When a diode controller is designed for TTL modulation only, it may be possible for it to operate faster in this mode than it's analog counterpart. e.g. a typical TTL modulated laser may be able to blank the beam at about 10kHz, whilst a typical analog modulated laser may be able to reproduce a 10kHz sine wave, but it could not completely blank the beam at this frequency. Of course, this is a big simplification and there are many other factors which may affect the modulation frequency (e.g. the optical components)!

    So, I think the manufacturers warning is just that your modulation frequency using this analog modulated laser in "TTL mode" may be limited (but it is probably still good enough for your light show). I don't think you will damage the system putting light show blanking frequencies on the analog input.

    Kind regards,

    sonaluma
    AH! Okay, now this all makes perfect sense! Thanks for clearing that up for me, I just wasn't getting it. So as long as I don't try to pump a couple MHz of modulation to it, it "should" be able to handle a a couple kHz or so for laser light show blanking.. Perfect! I was scratching my head wondering why such an expensive driver couldn't handle such a simple task.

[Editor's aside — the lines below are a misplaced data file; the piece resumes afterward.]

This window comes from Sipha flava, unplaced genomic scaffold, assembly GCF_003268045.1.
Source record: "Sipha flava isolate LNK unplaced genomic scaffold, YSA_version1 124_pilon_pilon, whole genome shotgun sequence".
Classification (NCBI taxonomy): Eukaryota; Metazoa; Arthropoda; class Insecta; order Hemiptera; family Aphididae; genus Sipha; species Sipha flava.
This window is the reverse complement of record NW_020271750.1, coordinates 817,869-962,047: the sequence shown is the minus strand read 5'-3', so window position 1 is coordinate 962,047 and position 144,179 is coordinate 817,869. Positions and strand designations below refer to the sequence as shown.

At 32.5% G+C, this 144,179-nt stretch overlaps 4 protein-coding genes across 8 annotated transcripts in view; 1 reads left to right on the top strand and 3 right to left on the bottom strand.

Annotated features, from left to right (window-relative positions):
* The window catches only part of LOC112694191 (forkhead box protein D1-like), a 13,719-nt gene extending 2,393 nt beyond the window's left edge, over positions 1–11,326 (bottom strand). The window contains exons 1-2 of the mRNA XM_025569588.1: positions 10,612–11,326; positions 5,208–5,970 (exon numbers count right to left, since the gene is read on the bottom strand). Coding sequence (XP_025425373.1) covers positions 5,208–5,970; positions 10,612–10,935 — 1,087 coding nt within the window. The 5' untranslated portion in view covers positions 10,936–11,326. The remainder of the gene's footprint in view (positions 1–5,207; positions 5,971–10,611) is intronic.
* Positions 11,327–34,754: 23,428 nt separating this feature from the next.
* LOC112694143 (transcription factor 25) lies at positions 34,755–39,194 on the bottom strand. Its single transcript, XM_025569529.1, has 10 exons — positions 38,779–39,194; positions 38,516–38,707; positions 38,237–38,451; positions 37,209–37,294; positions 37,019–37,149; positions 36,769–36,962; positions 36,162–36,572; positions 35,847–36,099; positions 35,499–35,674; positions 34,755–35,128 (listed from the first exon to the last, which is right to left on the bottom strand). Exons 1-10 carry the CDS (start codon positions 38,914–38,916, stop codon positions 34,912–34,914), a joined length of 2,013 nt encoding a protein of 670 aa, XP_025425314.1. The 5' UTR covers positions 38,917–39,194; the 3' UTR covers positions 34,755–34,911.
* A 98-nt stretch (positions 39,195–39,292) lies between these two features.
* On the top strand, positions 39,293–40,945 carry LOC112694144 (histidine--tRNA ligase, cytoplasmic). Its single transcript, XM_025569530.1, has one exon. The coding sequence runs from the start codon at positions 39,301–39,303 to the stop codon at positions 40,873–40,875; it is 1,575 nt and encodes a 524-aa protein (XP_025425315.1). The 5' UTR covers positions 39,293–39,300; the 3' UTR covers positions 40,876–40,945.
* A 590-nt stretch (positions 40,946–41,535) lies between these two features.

Thanks Again!
    Adam

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    Quote Originally Posted by 300EVIL View Post
    Hi sonaluma,
    Thanks for confirming that information. I pulled the datasheet on the Wavelength Electronics PLD-5000 LD driver I have and it says in bold.
    "This input was designed for analog signals only and should not be used with TTL signals." I have also confirmed this is a 0 to +5V signal. Weird huh...